I threatened to blog about my trip to Australia and then I completely wimped out.  There’s something about blogging that I found weird and completely intimidating, so I simply didn’t do it.  However, the number of times something happened that I wanted to tell someone back home about and then forgot, combined with the fact that I’m a big proponent for getting out of your comfort zone as much as possible, lead me to (yet again) tell a bunch of people I’d blog about my trip to Nepal and my year in New Zealand.  This time I’m making good on that promise.  So Ramon I hope you’re reading this – you may be the only one 😉

When I first said that I’d blog about Nepal there was a part of me that thought “I’m going on a trek… so basically I’m just walking for 14 days.  What could possibly happen that’d be worth talking about?”  In hindsight, that was one of the dumbest thoughts I’ve ever had, second only to the time that I thought it was a good idea to split an entire bottle of tequila with a friend in one night.

Most of you know I was there for the earthquake and got stranded a few extra days.  I’ll eventually get to that part; it’s important to me, and for me, to tell you how amazing everything was up until that point though.  Nepal is gorgeous and the trek to basecamp ended up being, to date, my favorite thing I’ve ever done.  In fact it was all so overwhelmingly awesome that I won’t be covering the trip in one blog post.  Brace yourselves for a novel about my trip to Nepal, delivered in multiple short installments.

Installment 1:  Getting There.


I flew out of Boston and was headed to a 12 hr layover in Ireland.  I was under the impression that if my bags were checked all the way through to Nepal, I couldn’t just leave the airport in Ireland.  I figured in order to do that they’d want me to collect all of my bags and go through customs with them, and then I’d have the task of finding a place to store them before heading in to Dublin, so I had resigned myself to just chillin in the airport for those 12 hours.  That I was sure would feel like an eternity.  I’m about to have my ticket scanned and head towards my gate and the woman pulls the ticket away before it scans through and this conversation transpires:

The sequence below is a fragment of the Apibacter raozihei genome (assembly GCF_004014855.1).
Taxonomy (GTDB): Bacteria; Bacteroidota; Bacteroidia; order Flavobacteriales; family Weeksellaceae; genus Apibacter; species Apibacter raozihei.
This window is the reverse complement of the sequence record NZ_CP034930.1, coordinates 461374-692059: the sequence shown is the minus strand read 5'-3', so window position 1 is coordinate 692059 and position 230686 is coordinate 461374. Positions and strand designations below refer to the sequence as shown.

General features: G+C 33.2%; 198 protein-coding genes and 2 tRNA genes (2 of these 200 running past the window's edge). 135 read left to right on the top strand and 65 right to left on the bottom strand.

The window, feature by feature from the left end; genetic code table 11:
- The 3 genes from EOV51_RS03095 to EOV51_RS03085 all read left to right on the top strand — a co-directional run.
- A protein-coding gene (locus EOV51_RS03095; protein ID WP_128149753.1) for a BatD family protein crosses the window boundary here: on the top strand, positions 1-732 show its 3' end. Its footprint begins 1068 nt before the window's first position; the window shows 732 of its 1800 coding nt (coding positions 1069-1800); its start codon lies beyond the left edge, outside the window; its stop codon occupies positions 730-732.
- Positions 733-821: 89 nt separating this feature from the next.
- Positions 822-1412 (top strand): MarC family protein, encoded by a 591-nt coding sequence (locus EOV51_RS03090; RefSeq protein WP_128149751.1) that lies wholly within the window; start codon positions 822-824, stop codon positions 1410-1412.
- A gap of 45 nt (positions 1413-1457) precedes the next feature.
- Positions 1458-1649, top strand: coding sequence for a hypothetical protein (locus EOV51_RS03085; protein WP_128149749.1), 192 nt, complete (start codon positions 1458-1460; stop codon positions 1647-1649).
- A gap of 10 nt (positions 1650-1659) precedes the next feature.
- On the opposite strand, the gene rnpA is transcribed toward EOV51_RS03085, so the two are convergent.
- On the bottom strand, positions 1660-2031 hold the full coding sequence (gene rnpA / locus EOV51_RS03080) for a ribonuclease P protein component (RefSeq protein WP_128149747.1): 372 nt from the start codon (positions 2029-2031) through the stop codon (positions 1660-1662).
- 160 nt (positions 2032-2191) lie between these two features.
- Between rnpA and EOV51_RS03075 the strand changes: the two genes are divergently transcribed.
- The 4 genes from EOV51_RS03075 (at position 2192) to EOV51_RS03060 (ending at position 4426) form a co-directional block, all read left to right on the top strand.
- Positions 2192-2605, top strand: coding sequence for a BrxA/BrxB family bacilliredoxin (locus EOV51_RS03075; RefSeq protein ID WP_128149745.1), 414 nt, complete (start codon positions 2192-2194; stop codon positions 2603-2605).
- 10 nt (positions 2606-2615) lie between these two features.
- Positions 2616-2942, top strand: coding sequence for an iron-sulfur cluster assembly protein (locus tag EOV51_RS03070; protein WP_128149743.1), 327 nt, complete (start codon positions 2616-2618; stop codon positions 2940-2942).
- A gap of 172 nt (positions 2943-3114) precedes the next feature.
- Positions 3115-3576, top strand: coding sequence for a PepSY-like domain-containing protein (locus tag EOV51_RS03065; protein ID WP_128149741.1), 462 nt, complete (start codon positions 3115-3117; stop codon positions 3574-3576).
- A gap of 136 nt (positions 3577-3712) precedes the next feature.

Woman with my ticket:  You have like, 12 hours until your flight, are you sure you want to check in now?  Why not take the bus into the city for a bit?  There’s nothing to do at the airport…

Me:  Wait… what?  I CAN DO THAT?!  My bags are already checked through, does that matter?

Woman with my ticket: Nah, doesn’t matter.  People do it all the time – the bus runs just outside, you’ll be in the city in 15 or so minutes.  Go ahead, have fun.

Me:  You’re my favorite person in the world right now.  Thank you.

And then I got a little turned around in the airport and couldn’t figure out how to get out.  Thankfully this really kind soul took pity on me and came over and said “You look lost… are you American?”  I tried not to take offense to the correlation he clearly made between the two, because he was 100% correct on both accounts.  He pointed me in the right direction and I was finally out of the airport and on my way in to the city.

This would be the first of three times that someone approached me in Ireland to ask if I wanted help.  I never asked for directions, people just kept asking me if I needed them.  Which made me wonder if everyone in Ireland really is that kind, or if it was just that I looked so incredibly lost and confused that everyone was legitimately concerned about me.  I like to think they’re all just really kind.  🙂